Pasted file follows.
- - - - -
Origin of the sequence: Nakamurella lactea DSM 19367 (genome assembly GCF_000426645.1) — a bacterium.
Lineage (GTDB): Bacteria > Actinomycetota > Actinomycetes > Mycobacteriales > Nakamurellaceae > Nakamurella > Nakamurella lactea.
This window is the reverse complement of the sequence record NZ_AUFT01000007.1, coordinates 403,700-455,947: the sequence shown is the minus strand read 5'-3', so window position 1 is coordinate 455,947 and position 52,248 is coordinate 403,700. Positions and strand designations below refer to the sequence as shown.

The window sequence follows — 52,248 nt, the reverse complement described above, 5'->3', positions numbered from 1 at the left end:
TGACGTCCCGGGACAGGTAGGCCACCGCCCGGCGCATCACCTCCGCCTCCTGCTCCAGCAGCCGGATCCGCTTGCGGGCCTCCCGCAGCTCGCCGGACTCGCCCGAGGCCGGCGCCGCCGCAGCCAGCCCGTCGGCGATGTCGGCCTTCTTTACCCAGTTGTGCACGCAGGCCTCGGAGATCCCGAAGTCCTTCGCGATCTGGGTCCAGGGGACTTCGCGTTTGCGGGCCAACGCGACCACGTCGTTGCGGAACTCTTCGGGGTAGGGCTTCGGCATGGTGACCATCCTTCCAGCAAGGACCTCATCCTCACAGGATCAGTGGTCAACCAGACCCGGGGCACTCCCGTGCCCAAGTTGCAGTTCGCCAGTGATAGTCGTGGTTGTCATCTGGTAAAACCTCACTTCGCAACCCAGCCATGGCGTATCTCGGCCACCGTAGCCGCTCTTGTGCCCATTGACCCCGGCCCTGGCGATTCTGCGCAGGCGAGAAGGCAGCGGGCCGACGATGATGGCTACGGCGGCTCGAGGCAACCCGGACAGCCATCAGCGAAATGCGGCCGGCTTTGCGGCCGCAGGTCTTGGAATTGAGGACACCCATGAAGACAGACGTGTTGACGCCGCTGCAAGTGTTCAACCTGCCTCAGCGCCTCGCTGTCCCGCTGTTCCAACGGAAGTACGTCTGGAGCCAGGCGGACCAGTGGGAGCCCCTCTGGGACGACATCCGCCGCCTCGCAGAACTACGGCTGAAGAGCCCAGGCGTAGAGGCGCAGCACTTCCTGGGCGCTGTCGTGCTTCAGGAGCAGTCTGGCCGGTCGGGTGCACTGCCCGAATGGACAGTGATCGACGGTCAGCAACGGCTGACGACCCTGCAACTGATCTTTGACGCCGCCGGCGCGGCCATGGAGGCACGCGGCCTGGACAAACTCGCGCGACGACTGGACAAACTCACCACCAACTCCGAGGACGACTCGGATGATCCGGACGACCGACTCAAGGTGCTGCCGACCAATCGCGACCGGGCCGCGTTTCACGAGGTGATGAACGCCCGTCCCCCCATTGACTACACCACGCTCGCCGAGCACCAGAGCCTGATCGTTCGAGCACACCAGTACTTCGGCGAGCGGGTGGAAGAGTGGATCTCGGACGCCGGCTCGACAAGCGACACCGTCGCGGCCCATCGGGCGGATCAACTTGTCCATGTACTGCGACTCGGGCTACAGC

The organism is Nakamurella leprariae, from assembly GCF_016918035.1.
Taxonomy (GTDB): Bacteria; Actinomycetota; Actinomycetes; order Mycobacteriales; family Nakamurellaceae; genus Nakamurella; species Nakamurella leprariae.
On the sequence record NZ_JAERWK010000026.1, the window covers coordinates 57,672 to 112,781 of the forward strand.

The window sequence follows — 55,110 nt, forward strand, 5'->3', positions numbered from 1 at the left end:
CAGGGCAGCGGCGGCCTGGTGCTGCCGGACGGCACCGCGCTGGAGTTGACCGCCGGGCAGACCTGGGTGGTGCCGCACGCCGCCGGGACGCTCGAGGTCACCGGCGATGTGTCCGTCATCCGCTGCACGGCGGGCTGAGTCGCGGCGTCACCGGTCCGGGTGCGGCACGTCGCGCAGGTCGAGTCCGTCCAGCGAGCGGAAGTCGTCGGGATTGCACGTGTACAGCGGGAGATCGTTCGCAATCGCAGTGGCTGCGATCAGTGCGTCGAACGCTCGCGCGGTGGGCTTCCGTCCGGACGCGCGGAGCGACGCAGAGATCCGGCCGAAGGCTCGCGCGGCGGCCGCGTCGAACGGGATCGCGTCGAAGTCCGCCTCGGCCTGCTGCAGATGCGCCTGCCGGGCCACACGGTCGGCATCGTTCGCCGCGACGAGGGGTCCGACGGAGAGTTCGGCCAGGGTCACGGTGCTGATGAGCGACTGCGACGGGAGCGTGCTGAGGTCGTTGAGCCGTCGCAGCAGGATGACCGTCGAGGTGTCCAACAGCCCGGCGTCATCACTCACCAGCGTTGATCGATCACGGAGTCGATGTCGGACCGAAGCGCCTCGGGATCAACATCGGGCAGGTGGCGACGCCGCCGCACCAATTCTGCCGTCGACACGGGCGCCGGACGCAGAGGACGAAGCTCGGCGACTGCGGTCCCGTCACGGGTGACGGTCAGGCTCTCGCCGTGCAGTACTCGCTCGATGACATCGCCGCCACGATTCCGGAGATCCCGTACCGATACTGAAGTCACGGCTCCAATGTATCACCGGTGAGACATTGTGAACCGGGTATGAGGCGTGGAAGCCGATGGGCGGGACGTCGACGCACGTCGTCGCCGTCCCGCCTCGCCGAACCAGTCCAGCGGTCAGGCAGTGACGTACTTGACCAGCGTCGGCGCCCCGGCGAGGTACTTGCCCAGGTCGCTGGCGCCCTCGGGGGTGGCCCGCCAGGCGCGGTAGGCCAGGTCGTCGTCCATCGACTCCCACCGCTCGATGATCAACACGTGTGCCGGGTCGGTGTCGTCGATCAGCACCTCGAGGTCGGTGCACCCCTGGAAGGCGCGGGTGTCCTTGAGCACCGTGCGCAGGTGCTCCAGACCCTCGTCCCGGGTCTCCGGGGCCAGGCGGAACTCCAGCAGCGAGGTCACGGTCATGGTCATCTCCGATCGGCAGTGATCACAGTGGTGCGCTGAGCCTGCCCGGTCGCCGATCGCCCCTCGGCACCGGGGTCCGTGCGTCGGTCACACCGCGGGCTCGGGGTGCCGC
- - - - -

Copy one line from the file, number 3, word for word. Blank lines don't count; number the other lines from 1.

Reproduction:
This window is the reverse complement of the sequence record NZ_AUFT01000007.1, coordinates 403,700-455,947: the sequence shown is the minus strand read 5'-3', so window position 1 is coordinate 455,947 and position 52,248 is coordinate 403,700. Positions and strand designations below refer to the sequence as shown.